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Ross Cooper v Simon Marriott, 30 March 2016 – application of tenancy deposit scheme where property alleged not to be tenant’s main home and tenant accused of dishonesty

Sheriff court case concerning a short assured tenancy of a flat in Edinburgh in relation to which a deposit of £550 was paid to the landlord but not paid into an approved tenancy deposit scheme as required under the Tenancy Deposit Schemes (Scotland) Regulations 2011. The tenant applied to the sheriff for an award of an amount of money as a sanction for the landlord’s failure to comply with his obligation under the regulations.

The landlord argued that:

  1. the tenancy was not protected by the 2011 regulations because the property was not ‘the principal home’ of the tenant during the duration of the lease (as the tenant had worked 3 and half days a week in Skye for a period of 6 months); and
  2. even if the tenancy was protected by the regulations, a new tenancy was created in June 2014 in respect of which no deposit was made (meaning any action under the original lease would have been time barred at the time of the court action);  and
  3. if the application was not time barred, the sanction provision was unenforceable, by the tenant, due to his dishonesty and illegality.

The sheriff rejected all of these arguments.

In the first place, the question of the tenant’s principal home did not have any bearing on the case. (The landlord had referred to the definition of an assured tenancy contained in s12 of the Housing Scotland Act 1988 which requires that the property is the tenant’s only or principal home. However, this was a short assured tenancy not an assured tenancy)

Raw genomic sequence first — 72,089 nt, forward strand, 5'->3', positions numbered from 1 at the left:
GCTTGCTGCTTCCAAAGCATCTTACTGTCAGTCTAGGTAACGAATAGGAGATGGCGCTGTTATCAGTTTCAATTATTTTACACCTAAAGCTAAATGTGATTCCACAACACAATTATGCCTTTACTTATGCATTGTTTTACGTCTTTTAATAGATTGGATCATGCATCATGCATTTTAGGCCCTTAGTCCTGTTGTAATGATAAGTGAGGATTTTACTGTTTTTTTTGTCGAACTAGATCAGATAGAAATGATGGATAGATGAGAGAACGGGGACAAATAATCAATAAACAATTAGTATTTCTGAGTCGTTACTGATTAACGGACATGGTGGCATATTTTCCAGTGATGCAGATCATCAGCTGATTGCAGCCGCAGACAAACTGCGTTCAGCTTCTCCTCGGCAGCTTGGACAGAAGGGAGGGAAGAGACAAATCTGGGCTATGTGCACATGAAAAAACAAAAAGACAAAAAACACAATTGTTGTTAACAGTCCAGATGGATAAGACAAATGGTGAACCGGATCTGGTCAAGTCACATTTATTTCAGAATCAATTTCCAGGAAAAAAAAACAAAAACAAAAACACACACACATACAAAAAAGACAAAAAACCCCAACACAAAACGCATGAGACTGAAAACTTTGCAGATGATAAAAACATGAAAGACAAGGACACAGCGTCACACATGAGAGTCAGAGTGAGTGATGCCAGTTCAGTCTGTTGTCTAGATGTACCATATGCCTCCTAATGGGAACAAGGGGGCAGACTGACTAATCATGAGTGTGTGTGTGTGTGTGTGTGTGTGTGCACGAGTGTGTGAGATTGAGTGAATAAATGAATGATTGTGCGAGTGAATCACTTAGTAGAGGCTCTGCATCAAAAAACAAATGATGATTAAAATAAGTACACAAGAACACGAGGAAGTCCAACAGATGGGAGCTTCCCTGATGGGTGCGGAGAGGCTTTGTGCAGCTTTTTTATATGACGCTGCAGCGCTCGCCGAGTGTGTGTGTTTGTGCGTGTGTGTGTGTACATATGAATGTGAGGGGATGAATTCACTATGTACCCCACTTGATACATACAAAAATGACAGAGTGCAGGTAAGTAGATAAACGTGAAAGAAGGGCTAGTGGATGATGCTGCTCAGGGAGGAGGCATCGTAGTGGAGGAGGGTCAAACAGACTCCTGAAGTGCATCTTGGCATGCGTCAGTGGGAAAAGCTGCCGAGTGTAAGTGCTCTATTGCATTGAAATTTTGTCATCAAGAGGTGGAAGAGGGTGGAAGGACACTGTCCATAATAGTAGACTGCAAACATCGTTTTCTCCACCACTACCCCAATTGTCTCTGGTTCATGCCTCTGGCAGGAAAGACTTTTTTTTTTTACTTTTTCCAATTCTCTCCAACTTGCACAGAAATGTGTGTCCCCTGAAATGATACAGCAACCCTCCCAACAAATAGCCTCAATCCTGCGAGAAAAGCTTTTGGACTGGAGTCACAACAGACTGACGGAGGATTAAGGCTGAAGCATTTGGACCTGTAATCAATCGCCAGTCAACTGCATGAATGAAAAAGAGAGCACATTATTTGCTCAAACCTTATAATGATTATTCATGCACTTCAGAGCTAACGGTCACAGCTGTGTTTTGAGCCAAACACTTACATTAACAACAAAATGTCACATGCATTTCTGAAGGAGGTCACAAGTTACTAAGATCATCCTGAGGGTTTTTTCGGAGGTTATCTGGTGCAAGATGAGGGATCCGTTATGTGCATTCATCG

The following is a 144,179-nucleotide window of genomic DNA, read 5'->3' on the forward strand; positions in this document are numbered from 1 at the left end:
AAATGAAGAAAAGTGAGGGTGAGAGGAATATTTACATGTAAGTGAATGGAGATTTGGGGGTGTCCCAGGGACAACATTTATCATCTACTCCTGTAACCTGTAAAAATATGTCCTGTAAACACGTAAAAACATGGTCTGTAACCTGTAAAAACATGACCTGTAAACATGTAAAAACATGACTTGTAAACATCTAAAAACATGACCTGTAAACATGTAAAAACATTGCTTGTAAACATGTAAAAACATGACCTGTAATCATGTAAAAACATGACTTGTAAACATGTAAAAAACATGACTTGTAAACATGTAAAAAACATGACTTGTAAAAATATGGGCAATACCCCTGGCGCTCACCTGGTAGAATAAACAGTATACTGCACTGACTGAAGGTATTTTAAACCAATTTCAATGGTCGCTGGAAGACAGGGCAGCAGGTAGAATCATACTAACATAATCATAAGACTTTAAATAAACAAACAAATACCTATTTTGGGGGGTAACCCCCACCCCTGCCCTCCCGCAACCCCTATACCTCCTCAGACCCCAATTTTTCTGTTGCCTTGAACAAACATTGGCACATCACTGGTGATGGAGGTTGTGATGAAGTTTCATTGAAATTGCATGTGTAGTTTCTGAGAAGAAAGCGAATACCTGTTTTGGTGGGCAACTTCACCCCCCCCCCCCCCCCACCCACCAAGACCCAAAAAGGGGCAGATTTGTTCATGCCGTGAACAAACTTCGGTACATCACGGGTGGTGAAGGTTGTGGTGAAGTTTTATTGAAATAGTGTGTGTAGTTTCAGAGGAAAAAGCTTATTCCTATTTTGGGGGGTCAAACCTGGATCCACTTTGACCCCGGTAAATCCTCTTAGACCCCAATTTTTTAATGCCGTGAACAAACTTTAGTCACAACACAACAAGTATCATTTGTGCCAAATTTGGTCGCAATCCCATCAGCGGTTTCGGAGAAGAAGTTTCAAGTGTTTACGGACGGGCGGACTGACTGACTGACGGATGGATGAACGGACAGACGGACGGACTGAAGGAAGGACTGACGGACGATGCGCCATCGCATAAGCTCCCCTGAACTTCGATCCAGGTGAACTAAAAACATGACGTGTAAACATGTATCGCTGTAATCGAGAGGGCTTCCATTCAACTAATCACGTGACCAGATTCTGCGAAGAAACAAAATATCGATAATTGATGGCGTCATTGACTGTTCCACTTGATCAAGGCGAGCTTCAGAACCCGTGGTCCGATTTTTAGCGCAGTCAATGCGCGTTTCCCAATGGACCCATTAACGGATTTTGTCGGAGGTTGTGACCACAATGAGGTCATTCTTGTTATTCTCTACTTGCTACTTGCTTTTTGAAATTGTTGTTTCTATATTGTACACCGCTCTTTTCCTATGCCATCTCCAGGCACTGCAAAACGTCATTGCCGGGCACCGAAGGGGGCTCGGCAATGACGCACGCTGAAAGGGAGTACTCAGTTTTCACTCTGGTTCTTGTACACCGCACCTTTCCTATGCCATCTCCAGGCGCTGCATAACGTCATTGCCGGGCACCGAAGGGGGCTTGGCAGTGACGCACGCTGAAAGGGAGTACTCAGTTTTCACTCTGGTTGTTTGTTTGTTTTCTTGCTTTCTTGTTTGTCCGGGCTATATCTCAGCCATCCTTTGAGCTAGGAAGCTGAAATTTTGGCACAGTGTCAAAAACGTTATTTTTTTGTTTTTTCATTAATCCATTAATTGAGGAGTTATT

In the second place, although the tenancy agreement commenced on 15 June 2013 for a period of 12 months until 14 June 2014, it continued, with the consent of parties, until it terminated on 17 July 2015. Whilst the landlord had argued that a new lease was created in June 2014, the sheriff held that the tenancy was continued after 14 June 2014 on the principle of tacit relocation[1]. In coming to this conclusion, the sheriff noted that, after 14 June, the parties to the contract were the same, the property was the same and the only change was that the landlord had abated the rent by £50 because of a problem with the water supply. As such, the sheriff had no reason to think there was anything other than an extension to the original lease. (Meaning the action had been raised in sufficient time (i.e. within 3 months of 17 July 2015) in terms of reg. 9(1) of the 2011 Regulations).

Finally, the principle of illegality referred to by the landlord had no application to this case. (Although the sheriff also found that the landlord’s allegations in this regard were unsubstantiated). The sheriff stated that, although in some cases of partial breach of the regulations where the deposit was ultimately paid into to the scheme, the conduct of the tenant could be relevant to the sanction, where the deposit is never lodged, he failed to see how the tenant’s character could ever mitigate the breach.

As such, a sanction of twice the value of the deposit[2] was awarded[3].

It is also of note that, with regard to arguments by the Landlord to the effect that he had not understood the regulations and was only an ‘amateur landlord’, the sheriff said the following:

 “the regulations do not recognise the status of ‘amateur landlord’.  Landlords who rent to the public are covered by the regulations whether they are large commercial concerns or single property, buy to let landlords.”

 The full judgement is available from Scottish Courts here.


[1] Where the term of a lease comes to an end and the tenancy then renews itself on the same terms and conditions.

[2] The maximum award is three times the value of the deposit.

[3] Less £50 for minor damage which had occurred to the property.